Ardanium and The Laws of Physics

Once ardanium was discovered, and its properties were understood, it turned out that friction was everything and there was no such thing, really, as the speed of light.

There is an upper limit to how fast things can travel under circumstances even vaguely resembling normal, and light has a tendency to travel at (or near) that upper limit, but this arbitrary velocity at which acceleration becomes impossible and funny things happen to time actually comes from another factor entirely. Dark matter.

Dark matter is everywhere, literally, it actually occupies all of space, including the tiny proportion also taken up by other things such as nebulae, solar systems, dust clouds and ambient vacuflora drifts. Dark matter is the substance which prevents anything from exceeding 299,792,458 metres per second. Dark matter is the term physicists have historically used to describe anything which causes universal effects that they cannot otherwise explain.

It's as good a term as any, though, for the crust on spacetime that locked the Human race and the other two local spacefaring biologicals into tiny spheres around their home systems for the first few centuries of their respective exploratory eras. Each in turn then found a small deposit of ardanium, and discovered that mineral's interesting attitude to gravity under different radiation exposures.

Existing somewhere below the early 21st Century periodic table (and on a slightly different layer), ardanium still has a relational link to the alkaline metals. However, the electron shells are directly interfaced with a side-on lattice (theoretically impossible, and nobody is particularly happy with any model used to explain it) of the Habgood boson, also known as the pseudo-graviton or - due to an unfortunately timed joke by a top particle physicist in hearing of members of the press - popularly and erroneously, the Quirky-Quark.

This unusual interaction of particles allows this extremely irregular element to act in a manner almost indistinguishable from stable matter, despite the fact that it should have a half life measure in fractions of one percent of a nanosecond. It is literally held together by 'fake' gravity from the Habgood boson and it is this effect which also gives it its unique capacity to manipulate gravitational effects when exposed to streams of composite Higgs quasiwavelets and depressed semistrange fermions, shunting the electrons around in their alignment and causing them to 'fall'.

For Humans the luxury of small scale, plane applied artificial gravity came first, so that when people finally slid down their first gradient to a distant world, they did so with a comfortable one Gee on the deck and with the option of the same on the ceiling or any other available surface if they really wanted.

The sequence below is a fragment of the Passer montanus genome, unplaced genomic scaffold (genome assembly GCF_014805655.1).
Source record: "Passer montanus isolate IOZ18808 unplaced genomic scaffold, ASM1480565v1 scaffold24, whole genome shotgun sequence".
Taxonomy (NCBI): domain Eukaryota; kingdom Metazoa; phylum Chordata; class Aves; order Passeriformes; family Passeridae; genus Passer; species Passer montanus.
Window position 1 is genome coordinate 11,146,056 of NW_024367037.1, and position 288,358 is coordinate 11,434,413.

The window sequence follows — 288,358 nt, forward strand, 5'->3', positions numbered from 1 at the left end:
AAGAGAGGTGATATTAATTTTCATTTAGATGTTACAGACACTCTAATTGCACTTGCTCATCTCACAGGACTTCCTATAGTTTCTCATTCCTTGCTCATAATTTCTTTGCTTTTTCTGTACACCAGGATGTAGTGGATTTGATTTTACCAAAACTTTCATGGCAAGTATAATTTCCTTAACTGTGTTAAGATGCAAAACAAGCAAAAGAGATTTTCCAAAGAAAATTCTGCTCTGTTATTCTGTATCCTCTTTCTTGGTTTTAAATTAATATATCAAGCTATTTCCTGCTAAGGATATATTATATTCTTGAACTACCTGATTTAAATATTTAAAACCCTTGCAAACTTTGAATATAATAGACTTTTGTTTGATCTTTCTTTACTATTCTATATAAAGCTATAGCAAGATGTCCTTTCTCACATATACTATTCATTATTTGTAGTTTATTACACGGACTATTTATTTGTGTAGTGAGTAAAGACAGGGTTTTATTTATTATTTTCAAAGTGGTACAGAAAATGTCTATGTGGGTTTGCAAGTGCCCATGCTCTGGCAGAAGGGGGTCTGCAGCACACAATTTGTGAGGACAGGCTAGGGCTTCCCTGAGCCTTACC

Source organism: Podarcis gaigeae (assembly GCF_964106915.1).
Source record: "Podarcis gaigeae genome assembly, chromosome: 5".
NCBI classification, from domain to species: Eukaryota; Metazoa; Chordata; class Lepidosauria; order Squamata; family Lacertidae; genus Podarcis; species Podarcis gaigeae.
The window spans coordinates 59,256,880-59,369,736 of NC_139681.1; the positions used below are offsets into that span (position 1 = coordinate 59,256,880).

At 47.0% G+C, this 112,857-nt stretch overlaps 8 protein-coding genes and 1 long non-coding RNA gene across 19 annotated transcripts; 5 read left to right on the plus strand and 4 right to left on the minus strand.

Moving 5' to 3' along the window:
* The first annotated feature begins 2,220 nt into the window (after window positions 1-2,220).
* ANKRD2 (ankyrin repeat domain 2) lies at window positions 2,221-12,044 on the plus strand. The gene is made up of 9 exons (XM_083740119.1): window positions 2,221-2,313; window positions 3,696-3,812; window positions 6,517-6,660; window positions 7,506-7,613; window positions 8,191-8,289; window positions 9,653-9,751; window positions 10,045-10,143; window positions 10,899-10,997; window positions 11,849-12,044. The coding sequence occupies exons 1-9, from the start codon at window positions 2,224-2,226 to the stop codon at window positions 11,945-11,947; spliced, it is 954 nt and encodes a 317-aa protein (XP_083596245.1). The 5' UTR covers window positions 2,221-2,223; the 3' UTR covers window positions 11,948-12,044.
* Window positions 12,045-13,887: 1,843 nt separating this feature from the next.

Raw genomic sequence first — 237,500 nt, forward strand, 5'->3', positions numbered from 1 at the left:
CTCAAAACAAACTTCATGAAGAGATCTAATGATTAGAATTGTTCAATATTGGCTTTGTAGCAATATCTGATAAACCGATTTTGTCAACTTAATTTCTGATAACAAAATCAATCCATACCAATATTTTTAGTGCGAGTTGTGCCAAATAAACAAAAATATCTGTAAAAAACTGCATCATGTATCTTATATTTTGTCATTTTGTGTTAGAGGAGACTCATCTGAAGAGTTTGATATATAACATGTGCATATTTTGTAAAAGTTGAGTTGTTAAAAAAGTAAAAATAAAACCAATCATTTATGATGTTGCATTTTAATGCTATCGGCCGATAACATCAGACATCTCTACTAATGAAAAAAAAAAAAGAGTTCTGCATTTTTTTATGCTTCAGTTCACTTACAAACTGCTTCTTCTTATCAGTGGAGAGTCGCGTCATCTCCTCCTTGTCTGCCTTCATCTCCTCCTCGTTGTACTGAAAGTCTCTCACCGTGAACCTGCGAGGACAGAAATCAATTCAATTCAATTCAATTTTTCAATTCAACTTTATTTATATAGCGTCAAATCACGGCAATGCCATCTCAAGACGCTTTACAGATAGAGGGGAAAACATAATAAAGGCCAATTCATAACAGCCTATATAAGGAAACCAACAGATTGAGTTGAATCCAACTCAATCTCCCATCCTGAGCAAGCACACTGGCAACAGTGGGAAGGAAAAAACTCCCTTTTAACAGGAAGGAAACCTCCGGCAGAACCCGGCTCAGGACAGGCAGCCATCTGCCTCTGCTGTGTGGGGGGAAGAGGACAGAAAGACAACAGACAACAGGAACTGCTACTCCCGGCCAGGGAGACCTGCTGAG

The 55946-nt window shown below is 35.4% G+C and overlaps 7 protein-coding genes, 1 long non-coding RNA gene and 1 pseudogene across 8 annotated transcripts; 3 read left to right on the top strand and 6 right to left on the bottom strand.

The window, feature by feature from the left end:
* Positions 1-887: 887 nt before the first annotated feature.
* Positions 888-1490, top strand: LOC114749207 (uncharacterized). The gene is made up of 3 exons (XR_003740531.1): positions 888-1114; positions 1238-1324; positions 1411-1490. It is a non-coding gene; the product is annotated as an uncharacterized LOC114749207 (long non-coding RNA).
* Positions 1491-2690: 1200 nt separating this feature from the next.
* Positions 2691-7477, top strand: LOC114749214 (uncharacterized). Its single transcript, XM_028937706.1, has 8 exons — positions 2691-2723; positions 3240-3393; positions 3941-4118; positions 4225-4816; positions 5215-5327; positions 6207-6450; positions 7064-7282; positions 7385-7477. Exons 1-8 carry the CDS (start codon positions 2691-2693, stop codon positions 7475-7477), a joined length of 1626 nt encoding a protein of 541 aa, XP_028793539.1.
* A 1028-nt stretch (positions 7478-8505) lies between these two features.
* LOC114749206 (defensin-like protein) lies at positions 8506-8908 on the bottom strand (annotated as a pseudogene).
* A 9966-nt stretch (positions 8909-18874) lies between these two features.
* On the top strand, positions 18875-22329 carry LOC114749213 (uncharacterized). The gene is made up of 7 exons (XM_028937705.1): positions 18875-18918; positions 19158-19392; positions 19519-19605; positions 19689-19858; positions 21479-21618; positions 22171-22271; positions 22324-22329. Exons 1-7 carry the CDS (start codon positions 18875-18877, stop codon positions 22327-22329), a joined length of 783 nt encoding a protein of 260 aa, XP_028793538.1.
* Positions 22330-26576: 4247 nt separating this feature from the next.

Pick a direction to be 'forwards', pick another to be 'right' and you've by default defined 'up'. Expose the ardanium core of your gradient drive to the correct mix of exotic quanta and unlikely-sounding wave forms, and the arbitrary two dimensional plane you defined with your two decisions becomes stretched into a three dimensional concave-sided wedge, although not in any way that makes sense to the perceptions of any entity yet encountered. On the surface of that wedge, the dark matter becomes stretched thin and 'cracked', so that as your ship “pulls the piste” and slides down the slope back towards Normalised space, it can exceed the speed limit normally imposed. Get it right - and most people do most of the time - and (when friction reasserts itself and the gradient under your ardanium hull layer flattens out) you will have traversed many times the distance light normally travels in a year in a matter of days or weeks, and be close enough to your target to complete your journey on chemical or ionic engines in a similarly reasonable period. Get it wrong and you'll be in the middle of nowhere and have to start again, assuming you can.

Early experimentation proved that you can't pull too close to a planet, star or other massive body, most of the time the gradient fails to form. Sometimes it does form and the ship vanishes, never to emerge. The accepted theory is that the addition of the gravity well distorts the wedge and breaks the slide at which point a variety of terrible exciting and terminal physics terms happen to the unfortunate vessel. While there is an equation to predict minimum safe distance based on the mass of travelling ship and mass of destination all but the most daring and desperate military actions like to aim for a good couple of days distance just to be on the safe side.

While ships can traverse a gradient, it has proven impossible to transmit a signal that can maintain coherence during the slide. As a result, all interstellar communication needs to be delivered via ships, leading to lucrative mail services and and a thriving courier culture.

Interstellar Ship Design

The ardanium layer must be maintained across the whole contact surface of the ship. Any non-ardanium parts will lose physical coherence due to the distorted spacetime of the gradient, destroying the ship without a trace. Commercial and personal ships can be constructed with the bottom of the ship coated in a thin layer of ardanium, also used to provide gravity on-board (this configuration has the advantage of making a lot more sense to the crew than having a surface above them or off to the sides on contact with the gradient). This really only has to be thick enough to survive micrometeorite and intra-atmospheric particle damage. Warships, on the other hand, must maintain a layer thick enough to sustain weapon damage, which means that a combat vessel intended to leave its home system is astronomically expensive to build and maintain while very easy to cripple.